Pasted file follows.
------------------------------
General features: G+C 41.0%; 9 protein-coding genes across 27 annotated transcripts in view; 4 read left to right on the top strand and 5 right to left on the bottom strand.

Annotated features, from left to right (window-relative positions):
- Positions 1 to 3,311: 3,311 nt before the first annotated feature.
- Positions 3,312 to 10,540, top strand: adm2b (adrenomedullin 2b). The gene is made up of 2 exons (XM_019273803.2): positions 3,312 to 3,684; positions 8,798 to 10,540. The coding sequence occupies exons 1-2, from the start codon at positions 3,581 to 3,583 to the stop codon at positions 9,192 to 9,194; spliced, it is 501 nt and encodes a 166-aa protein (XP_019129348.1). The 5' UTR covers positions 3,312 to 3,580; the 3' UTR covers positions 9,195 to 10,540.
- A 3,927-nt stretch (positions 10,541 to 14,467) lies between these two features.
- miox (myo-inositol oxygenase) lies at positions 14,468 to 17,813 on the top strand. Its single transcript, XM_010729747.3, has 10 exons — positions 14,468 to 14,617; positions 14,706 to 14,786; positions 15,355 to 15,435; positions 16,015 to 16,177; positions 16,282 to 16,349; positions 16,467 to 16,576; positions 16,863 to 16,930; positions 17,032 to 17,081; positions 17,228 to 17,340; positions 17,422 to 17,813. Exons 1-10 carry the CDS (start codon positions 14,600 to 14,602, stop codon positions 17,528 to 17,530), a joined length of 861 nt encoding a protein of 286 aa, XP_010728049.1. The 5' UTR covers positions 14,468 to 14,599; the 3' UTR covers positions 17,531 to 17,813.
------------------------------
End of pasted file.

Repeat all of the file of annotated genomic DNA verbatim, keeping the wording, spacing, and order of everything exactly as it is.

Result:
General features: G+C 41.0%; 9 protein-coding genes across 27 annotated transcripts in view; 4 read left to right on the top strand and 5 right to left on the bottom strand.

Annotated features, from left to right (window-relative positions):
- Positions 1 to 3,311: 3,311 nt before the first annotated feature.
- Positions 3,312 to 10,540, top strand: adm2b (adrenomedullin 2b). The gene is made up of 2 exons (XM_019273803.2): positions 3,312 to 3,684; positions 8,798 to 10,540. The coding sequence occupies exons 1-2, from the start codon at positions 3,581 to 3,583 to the stop codon at positions 9,192 to 9,194; spliced, it is 501 nt and encodes a 166-aa protein (XP_019129348.1). The 5' UTR covers positions 3,312 to 3,580; the 3' UTR covers positions 9,195 to 10,540.
- A 3,927-nt stretch (positions 10,541 to 14,467) lies between these two features.
- miox (myo-inositol oxygenase) lies at positions 14,468 to 17,813 on the top strand. Its single transcript, XM_010729747.3, has 10 exons — positions 14,468 to 14,617; positions 14,706 to 14,786; positions 15,355 to 15,435; positions 16,015 to 16,177; positions 16,282 to 16,349; positions 16,467 to 16,576; positions 16,863 to 16,930; positions 17,032 to 17,081; positions 17,228 to 17,340; positions 17,422 to 17,813. Exons 1-10 carry the CDS (start codon positions 14,600 to 14,602, stop codon positions 17,528 to 17,530), a joined length of 861 nt encoding a protein of 286 aa, XP_010728049.1. The 5' UTR covers positions 14,468 to 14,599; the 3' UTR covers positions 17,531 to 17,813.